How come the media isn’t doing any reporting on all the people who lost money? It wouldn’t be a very glamorous story. Gamblers tend to come from lower-income households, these are the people our state governments choose to prey upon. How many people missed a meal, or couldn’t buy shoes, or pay the bills on time because they blew their money on this latest scam? The Obama administration, champions of the poor, even gave states the right to run their own internet gambling operations.

You’ll hear the argument: “you can’t win if you don’t play”. It sounds logical, but what are the actual probabilities of winning? They are so low as to be almost non-existent. So you may be playing a game, but it’s a game you’re going to lose.

“But Bill, aren’t you a libertarian? Don’t people have the right to gamble away their money if that’s what they choose?” They sure do, but what frosts my balls is that the states run the show. You or I can’t run an internet gaming site unless we want to set up an off-shore company; we can’t print our own scratch tickets and sell them on Ebay. The state gets to determine which casino gets to open and where, so the casinos will not compete with their lotteries. Then they get to spend millions advertising their scams to pull more money out of our pockets, and we go along with it.

Lotteries are a tax, people. Plain and simple. You either choose to give the state more of your money or you don’t.

THEY can’t win, if we don’t play.

How much money did YOU lose on Mega Millions?


Filed under Rants

Master of the Universe


Image credit: Vertigo Comics

My ass is busted. This weekend I got so much crap accomplished I thought I was another person. Normally I’m something of a procrastinator. OK I’m a professional level procrastinator with a lazy streak. If there was a trade organization for procrastination I would be the president, only we would never get around to having meetings. So when I saw myself actually getting things done for once it was hard to believe.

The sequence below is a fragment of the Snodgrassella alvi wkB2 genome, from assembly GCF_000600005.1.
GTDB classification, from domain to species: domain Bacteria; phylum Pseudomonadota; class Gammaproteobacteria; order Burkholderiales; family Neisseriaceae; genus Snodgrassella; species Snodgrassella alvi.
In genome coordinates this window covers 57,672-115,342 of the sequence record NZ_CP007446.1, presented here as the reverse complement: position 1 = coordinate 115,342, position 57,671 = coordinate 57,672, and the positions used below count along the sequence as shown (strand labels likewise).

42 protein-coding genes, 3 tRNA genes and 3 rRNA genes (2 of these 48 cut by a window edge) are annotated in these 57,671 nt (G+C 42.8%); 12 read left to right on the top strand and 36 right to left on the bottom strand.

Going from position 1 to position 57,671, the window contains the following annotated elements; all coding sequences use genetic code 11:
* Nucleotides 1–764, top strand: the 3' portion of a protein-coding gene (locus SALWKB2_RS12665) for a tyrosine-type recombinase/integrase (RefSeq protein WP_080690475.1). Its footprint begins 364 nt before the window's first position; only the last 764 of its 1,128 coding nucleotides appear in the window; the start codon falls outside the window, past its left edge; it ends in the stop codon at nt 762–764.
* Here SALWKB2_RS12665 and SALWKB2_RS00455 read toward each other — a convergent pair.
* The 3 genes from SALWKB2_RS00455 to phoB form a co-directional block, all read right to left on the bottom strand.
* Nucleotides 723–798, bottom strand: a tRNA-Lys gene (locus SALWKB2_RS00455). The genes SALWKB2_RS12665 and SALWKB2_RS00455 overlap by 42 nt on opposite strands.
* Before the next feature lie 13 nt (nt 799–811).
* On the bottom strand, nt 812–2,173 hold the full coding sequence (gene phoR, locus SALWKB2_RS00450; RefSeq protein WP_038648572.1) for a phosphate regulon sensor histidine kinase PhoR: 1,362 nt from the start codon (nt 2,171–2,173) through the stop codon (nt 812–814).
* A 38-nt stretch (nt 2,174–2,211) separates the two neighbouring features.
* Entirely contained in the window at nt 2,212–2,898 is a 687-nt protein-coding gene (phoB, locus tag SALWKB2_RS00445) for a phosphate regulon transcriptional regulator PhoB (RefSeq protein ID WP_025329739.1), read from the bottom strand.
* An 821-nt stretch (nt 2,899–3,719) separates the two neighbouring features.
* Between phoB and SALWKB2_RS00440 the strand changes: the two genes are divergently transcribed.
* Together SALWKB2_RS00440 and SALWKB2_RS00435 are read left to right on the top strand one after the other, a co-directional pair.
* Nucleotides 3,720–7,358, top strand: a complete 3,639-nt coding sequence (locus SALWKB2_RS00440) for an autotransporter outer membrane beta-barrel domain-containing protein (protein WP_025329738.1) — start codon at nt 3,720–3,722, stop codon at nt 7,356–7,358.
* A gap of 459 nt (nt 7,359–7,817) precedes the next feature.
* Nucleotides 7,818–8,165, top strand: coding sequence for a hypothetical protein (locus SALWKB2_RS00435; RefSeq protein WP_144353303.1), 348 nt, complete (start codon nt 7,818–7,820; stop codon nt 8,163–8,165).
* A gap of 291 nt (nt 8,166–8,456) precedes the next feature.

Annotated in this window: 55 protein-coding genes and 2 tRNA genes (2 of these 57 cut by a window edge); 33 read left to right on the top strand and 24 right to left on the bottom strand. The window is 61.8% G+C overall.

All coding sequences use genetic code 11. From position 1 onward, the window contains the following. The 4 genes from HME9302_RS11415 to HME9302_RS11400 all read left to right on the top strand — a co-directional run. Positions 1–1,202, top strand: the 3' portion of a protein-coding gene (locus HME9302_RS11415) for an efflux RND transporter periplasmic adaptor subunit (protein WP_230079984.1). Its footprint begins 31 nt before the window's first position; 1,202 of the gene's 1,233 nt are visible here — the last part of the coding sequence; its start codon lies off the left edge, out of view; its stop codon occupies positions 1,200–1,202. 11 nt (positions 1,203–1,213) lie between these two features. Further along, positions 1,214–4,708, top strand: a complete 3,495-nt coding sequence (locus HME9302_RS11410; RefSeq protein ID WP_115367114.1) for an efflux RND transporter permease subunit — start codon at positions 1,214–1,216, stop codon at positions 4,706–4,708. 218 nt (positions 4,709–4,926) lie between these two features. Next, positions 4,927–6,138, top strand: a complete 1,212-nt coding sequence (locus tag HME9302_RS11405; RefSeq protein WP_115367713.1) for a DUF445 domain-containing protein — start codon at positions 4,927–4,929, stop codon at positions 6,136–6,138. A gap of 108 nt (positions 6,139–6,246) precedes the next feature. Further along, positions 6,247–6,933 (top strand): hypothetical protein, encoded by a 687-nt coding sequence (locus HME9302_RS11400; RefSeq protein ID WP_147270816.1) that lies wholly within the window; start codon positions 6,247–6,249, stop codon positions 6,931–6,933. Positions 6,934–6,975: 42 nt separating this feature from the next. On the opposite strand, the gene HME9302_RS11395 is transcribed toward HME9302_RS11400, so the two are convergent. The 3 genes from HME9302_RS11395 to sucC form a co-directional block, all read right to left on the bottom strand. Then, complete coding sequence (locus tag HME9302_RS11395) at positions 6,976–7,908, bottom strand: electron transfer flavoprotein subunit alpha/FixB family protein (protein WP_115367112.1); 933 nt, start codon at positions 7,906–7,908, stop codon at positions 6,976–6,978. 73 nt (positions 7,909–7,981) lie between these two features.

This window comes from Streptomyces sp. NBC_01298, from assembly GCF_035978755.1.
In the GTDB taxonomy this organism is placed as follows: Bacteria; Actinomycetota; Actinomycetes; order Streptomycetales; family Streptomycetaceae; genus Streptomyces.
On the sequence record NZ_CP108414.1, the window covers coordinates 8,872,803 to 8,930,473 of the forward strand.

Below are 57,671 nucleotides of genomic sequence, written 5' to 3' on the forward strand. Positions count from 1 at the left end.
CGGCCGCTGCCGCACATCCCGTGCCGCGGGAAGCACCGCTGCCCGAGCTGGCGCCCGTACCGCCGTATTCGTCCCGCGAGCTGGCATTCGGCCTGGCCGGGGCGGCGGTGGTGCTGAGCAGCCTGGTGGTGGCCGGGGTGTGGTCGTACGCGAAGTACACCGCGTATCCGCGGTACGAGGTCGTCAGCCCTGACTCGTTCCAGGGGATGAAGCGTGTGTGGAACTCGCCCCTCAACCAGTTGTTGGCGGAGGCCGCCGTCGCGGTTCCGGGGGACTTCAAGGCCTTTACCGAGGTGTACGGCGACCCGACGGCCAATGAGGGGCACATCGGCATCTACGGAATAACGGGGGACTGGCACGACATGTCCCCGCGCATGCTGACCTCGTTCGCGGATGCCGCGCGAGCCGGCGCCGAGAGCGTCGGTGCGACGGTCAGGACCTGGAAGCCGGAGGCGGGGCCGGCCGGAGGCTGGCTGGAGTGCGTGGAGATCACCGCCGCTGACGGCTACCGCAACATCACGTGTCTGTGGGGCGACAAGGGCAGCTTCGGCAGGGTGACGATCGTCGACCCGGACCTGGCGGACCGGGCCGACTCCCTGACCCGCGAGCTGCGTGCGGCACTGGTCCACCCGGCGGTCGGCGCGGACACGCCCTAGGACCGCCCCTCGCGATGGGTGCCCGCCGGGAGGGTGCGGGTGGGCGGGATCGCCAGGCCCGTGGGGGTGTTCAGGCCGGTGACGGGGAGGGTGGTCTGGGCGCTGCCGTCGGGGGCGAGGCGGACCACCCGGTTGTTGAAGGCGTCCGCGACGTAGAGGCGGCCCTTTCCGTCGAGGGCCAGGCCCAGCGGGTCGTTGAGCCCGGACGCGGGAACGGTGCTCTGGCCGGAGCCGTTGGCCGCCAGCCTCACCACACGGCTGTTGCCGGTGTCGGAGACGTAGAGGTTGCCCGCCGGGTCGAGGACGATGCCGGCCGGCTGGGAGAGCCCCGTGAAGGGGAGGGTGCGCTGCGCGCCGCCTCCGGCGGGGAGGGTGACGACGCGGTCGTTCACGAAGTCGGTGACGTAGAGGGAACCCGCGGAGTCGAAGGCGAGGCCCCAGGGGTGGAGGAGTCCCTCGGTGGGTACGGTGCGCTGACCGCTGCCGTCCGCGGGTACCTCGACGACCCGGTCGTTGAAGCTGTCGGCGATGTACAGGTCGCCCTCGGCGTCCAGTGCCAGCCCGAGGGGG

A foot of snow with drifts up to my knees and weather at night dipping down below zero, no problem. My new snow-blower worked fine, although it’ll take some getting used to. I kept getting hung up on frozen rocks in the driveway, maybe I’ll set the skid plates lower. I also didn’t realize until I was done that I had my reading glasses on the whole time. No wonder why things seemed blurry.

I also had to shovel off the deck, and make a little trail to the woodpile. From the woodpile I moved a couple of days worth into the house because I didn’t want to be going outside in the middle of the night when it’s ten below zero (-22 Celsius for you folks that insist on using the metric system, like that’s ever going to catch on).

Let’s see, what else? I made cheese omelets, fed and watered the chickens, baby got her bath (it’s an ordeal, trust me), put plastic film up on a bunch of windows, knocked off some other honey-do items, did laundry–well you get the picture.

Tonight I’m still a little sore. The fire is cranking and the house is all toasty. As I thought about the weekend I remembered a story from Harvey Pekar’s “American Splendor” comic where he fixes a clogged toilet and feels overwhelming pride in this simple accomplishment.  When you have depression problems it’s sometimes hard just to get dressed, so yeah when I get a bunch of stuff done it’s a big deal. I may even celebrate. Now if I could just get that short story finished…